of the Crusades
During the age of the Crusades, the Lido was where the crusaders gathered and camped before setting sail, and the island has always been the fulcrum of the defence system of the Venetian Lagoon: in the 12th century the fort of San Nicolò was built where the barracks of the Fanti del Mar were located. For centuries, the island was used for military exercises and as a place of control and defence against threats from the sea.
At the end
At the end of the nineteenth century the Lido established itself as the most popular seaside resort in Italy and one of the most prestigious in the world, frequented by aristocracy and the European and international bourgeoisie. This led to the construction of large hotels such as the Hotel Des Bains (1900) and the Hotel Excelsior (1908). In 1872 the Società Civile Bagni Lido was founded and a system of water-buses was set up to provide services between Venice’s railway station (Santa Lucia) and the Lido.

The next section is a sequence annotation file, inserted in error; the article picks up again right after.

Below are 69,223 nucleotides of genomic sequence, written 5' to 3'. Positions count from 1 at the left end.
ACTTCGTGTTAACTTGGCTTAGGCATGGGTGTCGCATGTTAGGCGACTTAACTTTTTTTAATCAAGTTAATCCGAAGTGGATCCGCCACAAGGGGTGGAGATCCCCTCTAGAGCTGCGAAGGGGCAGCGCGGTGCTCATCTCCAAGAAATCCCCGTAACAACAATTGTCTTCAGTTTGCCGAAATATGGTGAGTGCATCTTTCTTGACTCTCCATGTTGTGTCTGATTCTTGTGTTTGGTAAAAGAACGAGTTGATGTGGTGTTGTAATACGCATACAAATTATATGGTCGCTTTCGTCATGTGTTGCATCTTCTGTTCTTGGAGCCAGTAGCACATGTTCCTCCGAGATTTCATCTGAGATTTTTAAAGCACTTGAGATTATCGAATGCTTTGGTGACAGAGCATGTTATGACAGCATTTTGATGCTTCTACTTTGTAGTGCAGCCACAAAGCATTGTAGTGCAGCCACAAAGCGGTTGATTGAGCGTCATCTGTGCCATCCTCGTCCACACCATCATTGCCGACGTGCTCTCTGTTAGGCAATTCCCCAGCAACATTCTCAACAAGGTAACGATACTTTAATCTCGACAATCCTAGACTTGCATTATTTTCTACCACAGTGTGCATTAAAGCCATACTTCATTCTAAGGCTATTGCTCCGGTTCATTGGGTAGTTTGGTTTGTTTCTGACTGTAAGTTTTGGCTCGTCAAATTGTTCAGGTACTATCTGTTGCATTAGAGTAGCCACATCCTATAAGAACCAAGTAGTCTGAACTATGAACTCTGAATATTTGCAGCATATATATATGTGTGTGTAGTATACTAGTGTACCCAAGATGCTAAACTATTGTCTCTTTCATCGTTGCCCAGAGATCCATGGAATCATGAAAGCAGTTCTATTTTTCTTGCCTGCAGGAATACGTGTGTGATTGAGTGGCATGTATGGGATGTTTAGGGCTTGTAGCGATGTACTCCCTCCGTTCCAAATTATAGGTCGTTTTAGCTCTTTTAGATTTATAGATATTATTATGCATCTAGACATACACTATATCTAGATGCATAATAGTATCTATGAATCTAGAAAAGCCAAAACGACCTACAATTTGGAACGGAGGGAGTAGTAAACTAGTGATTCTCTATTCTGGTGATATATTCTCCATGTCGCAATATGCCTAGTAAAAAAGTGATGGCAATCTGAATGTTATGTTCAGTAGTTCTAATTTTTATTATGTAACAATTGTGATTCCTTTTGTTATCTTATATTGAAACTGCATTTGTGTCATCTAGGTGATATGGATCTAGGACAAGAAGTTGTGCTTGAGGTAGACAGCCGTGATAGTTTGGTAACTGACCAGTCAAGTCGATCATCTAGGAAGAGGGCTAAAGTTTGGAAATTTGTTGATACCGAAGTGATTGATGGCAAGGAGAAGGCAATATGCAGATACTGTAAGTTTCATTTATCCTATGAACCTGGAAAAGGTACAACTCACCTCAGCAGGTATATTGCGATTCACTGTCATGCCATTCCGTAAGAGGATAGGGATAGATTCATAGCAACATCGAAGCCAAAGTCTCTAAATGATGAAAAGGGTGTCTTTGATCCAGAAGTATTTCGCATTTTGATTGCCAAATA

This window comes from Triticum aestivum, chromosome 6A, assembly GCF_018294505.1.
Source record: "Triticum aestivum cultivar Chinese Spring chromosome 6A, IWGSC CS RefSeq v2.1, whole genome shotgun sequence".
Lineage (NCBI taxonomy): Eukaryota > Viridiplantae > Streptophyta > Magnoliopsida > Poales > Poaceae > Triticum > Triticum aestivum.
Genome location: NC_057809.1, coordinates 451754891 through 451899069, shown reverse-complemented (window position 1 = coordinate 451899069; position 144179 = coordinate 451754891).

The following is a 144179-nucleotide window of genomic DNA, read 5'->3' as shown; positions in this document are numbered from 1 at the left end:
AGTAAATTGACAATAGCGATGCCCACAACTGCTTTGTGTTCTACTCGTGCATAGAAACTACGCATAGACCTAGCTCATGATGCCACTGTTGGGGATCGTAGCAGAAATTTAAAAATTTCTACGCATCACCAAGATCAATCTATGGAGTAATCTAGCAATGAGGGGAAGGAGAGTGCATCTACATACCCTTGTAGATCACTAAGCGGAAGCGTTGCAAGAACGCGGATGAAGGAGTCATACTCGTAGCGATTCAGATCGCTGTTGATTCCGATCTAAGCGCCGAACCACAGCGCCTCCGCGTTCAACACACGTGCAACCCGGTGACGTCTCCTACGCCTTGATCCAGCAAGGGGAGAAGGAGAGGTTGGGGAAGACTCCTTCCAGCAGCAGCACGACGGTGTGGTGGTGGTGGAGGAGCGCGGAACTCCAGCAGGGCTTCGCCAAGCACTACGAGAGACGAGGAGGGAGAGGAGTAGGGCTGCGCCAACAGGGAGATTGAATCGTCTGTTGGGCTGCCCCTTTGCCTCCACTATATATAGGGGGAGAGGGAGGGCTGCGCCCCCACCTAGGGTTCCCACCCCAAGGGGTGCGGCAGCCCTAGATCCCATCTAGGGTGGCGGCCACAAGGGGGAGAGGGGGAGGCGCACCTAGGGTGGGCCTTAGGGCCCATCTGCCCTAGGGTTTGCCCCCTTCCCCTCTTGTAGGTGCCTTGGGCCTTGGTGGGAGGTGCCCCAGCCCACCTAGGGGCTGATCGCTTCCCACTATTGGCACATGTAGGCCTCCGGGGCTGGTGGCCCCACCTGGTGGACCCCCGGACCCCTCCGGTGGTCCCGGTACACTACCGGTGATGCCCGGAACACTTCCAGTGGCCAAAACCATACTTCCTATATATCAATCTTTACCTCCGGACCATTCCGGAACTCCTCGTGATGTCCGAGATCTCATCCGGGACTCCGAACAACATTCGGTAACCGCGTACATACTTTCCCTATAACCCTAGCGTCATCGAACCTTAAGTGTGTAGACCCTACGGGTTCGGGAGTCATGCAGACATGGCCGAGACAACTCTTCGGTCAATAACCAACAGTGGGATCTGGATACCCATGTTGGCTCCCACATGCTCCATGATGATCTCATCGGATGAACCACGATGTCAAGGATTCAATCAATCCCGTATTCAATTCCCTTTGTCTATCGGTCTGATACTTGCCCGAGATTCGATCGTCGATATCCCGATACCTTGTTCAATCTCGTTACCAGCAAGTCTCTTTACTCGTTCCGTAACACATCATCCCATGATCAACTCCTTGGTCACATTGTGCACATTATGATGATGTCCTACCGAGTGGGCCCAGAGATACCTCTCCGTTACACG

Many Art Nouveau villas were also built such as Villa Romanelli, Villa Monplaisir, the Papadopoli villas and many others. Between 1913 and 1916, Luigi Fabris created the majolica façade of the Gran Hotel Ausonia & Hungaria, considered one of the most important examples of Art Nouveau in Europe. Venice’s first airport was on the Lido and was inaugurated in December 1915. The Lido was renamed the “Golden Island”.
In 1932, it was decided to locate the headquarters of the Venice Film Festival to the island. It is the world’s oldest film festival and still one of the most prestigious, hosting, for ten days a year, some of the most successful directors and acting talents of our time on the red carpet of the Lido, combining high artistic value with the glamour that has always distinguished the event.